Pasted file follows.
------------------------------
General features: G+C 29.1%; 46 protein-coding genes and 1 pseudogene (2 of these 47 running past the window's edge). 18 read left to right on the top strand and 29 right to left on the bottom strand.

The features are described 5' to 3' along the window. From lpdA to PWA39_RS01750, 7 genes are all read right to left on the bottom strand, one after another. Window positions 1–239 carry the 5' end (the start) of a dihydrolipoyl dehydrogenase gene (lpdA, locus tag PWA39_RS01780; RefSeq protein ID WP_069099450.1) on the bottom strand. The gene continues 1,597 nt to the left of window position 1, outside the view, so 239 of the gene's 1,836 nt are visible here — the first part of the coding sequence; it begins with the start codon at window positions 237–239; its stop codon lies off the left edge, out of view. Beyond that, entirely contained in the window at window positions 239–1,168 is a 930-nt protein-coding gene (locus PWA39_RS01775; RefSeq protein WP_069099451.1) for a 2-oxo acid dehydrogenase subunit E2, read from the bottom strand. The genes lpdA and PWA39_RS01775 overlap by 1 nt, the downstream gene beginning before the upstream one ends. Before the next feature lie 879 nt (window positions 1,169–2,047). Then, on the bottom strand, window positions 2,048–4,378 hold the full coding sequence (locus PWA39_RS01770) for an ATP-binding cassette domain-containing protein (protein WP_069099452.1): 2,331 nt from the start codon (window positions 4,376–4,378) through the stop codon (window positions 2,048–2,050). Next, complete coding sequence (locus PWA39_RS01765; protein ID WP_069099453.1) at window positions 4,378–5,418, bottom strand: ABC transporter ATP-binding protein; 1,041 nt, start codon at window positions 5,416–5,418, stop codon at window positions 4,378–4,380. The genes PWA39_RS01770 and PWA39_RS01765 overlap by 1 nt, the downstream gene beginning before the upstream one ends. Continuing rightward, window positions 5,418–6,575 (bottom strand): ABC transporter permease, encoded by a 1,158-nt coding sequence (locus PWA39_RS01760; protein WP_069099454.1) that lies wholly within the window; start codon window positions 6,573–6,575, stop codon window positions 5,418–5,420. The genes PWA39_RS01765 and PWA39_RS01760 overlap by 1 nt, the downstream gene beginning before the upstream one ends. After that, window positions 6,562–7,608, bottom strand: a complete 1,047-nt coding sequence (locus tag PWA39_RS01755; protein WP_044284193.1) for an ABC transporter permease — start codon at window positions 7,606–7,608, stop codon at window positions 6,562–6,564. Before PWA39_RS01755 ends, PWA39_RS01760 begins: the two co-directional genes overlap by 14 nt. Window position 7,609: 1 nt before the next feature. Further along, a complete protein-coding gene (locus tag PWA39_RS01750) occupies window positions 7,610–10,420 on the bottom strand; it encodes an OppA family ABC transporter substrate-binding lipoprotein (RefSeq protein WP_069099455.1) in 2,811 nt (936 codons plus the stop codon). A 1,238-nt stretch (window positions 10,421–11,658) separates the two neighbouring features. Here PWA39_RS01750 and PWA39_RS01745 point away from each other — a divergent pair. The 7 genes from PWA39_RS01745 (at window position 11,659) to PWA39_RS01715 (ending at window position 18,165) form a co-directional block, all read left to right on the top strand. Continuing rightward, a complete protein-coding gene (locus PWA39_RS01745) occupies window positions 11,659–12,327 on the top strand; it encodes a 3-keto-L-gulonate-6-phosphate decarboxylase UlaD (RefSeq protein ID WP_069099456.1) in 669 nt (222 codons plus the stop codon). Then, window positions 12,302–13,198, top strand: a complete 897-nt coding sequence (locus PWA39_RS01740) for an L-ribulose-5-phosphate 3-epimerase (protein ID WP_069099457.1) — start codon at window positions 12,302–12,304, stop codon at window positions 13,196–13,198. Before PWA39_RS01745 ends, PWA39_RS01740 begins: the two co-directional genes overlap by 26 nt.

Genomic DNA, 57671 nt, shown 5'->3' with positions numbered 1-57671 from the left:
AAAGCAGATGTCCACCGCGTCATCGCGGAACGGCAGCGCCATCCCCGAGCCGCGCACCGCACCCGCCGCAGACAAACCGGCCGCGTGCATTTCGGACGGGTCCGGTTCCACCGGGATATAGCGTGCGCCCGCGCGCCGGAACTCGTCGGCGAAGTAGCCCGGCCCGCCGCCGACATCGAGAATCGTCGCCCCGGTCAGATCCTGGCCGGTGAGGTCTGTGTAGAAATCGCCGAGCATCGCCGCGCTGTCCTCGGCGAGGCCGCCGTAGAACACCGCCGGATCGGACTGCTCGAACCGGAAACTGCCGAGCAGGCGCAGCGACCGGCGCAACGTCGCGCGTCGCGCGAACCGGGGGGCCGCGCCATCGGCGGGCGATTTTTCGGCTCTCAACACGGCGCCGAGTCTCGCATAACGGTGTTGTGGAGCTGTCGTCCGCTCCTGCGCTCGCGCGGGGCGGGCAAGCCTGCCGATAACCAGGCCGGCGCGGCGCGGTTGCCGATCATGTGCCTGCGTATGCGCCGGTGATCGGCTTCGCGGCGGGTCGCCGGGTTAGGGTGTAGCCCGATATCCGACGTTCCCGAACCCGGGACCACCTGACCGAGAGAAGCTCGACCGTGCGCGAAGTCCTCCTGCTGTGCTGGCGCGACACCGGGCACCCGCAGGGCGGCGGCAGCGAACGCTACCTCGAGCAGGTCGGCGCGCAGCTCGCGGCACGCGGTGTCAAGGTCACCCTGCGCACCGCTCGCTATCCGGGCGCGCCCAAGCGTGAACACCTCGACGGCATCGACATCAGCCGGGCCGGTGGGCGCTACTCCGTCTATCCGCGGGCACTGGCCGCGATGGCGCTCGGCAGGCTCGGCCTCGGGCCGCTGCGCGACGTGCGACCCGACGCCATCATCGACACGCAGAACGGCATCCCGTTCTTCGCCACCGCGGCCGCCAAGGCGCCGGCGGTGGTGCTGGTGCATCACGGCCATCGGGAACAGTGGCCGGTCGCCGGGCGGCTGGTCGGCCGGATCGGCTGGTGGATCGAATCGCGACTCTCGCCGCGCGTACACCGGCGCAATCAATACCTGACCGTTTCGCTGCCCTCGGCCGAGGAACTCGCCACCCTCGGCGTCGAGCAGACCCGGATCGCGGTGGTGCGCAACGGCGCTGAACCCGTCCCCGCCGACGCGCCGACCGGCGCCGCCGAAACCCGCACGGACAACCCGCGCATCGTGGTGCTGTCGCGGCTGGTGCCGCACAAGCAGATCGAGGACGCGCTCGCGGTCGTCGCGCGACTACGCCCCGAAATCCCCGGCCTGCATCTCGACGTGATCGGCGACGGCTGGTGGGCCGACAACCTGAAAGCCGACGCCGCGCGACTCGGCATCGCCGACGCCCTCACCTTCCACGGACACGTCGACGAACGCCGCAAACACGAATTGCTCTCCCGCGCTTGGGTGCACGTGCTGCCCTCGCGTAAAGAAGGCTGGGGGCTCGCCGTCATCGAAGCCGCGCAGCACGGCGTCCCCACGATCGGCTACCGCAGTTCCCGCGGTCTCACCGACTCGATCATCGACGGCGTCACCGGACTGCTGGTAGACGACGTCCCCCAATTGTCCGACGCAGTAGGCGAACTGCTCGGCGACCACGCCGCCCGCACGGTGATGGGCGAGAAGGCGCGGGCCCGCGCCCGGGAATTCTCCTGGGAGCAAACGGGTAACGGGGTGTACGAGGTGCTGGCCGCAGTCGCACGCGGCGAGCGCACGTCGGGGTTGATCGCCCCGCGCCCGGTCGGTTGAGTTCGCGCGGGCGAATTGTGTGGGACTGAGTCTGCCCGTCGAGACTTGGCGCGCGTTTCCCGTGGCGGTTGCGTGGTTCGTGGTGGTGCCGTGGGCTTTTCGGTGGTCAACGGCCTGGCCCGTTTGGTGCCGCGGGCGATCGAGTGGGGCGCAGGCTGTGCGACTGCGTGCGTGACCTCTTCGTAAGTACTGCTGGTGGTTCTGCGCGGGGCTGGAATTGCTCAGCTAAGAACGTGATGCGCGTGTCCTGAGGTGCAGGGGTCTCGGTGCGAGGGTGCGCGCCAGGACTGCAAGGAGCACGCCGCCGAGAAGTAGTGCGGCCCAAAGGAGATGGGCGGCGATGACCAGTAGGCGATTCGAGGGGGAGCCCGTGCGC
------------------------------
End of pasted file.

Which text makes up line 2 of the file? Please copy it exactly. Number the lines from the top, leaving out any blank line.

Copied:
The features are described 5' to 3' along the window. From lpdA to PWA39_RS01750, 7 genes are all read right to left on the bottom strand, one after another. Window positions 1–239 carry the 5' end (the start) of a dihydrolipoyl dehydrogenase gene (lpdA, locus tag PWA39_RS01780; RefSeq protein ID WP_069099450.1) on the bottom strand. The gene continues 1,597 nt to the left of window position 1, outside the view, so 239 of the gene's 1,836 nt are visible here — the first part of the coding sequence; it begins with the start codon at window positions 237–239; its stop codon lies off the left edge, out of view. Beyond that, entirely contained in the window at window positions 239–1,168 is a 930-nt protein-coding gene (locus PWA39_RS01775; RefSeq protein WP_069099451.1) for a 2-oxo acid dehydrogenase subunit E2, read from the bottom strand. The genes lpdA and PWA39_RS01775 overlap by 1 nt, the downstream gene beginning before the upstream one ends. Before the next feature lie 879 nt (window positions 1,169–2,047). Then, on the bottom strand, window positions 2,048–4,378 hold the full coding sequence (locus PWA39_RS01770) for an ATP-binding cassette domain-containing protein (protein WP_069099452.1): 2,331 nt from the start codon (window positions 4,376–4,378) through the stop codon (window positions 2,048–2,050). Next, complete coding sequence (locus PWA39_RS01765; protein ID WP_069099453.1) at window positions 4,378–5,418, bottom strand: ABC transporter ATP-binding protein; 1,041 nt, start codon at window positions 5,416–5,418, stop codon at window positions 4,378–4,380. The genes PWA39_RS01770 and PWA39_RS01765 overlap by 1 nt, the downstream gene beginning before the upstream one ends. Continuing rightward, window positions 5,418–6,575 (bottom strand): ABC transporter permease, encoded by a 1,158-nt coding sequence (locus PWA39_RS01760; protein WP_069099454.1) that lies wholly within the window; start codon window positions 6,573–6,575, stop codon window positions 5,418–5,420. The genes PWA39_RS01765 and PWA39_RS01760 overlap by 1 nt, the downstream gene beginning before the upstream one ends. After that, window positions 6,562–7,608, bottom strand: a complete 1,047-nt coding sequence (locus tag PWA39_RS01755; protein WP_044284193.1) for an ABC transporter permease — start codon at window positions 7,606–7,608, stop codon at window positions 6,562–6,564. Before PWA39_RS01755 ends, PWA39_RS01760 begins: the two co-directional genes overlap by 14 nt. Window position 7,609: 1 nt before the next feature. Further along, a complete protein-coding gene (locus tag PWA39_RS01750) occupies window positions 7,610–10,420 on the bottom strand; it encodes an OppA family ABC transporter substrate-binding lipoprotein (RefSeq protein WP_069099455.1) in 2,811 nt (936 codons plus the stop codon). A 1,238-nt stretch (window positions 10,421–11,658) separates the two neighbouring features. Here PWA39_RS01750 and PWA39_RS01745 point away from each other — a divergent pair. The 7 genes from PWA39_RS01745 (at window position 11,659) to PWA39_RS01715 (ending at window position 18,165) form a co-directional block, all read left to right on the top strand. Continuing rightward, a complete protein-coding gene (locus PWA39_RS01745) occupies window positions 11,659–12,327 on the top strand; it encodes a 3-keto-L-gulonate-6-phosphate decarboxylase UlaD (RefSeq protein ID WP_069099456.1) in 669 nt (222 codons plus the stop codon). Then, window positions 12,302–13,198, top strand: a complete 897-nt coding sequence (locus PWA39_RS01740) for an L-ribulose-5-phosphate 3-epimerase (protein ID WP_069099457.1) — start codon at window positions 12,302–12,304, stop codon at window positions 13,196–13,198. Before PWA39_RS01745 ends, PWA39_RS01740 begins: the two co-directional genes overlap by 26 nt.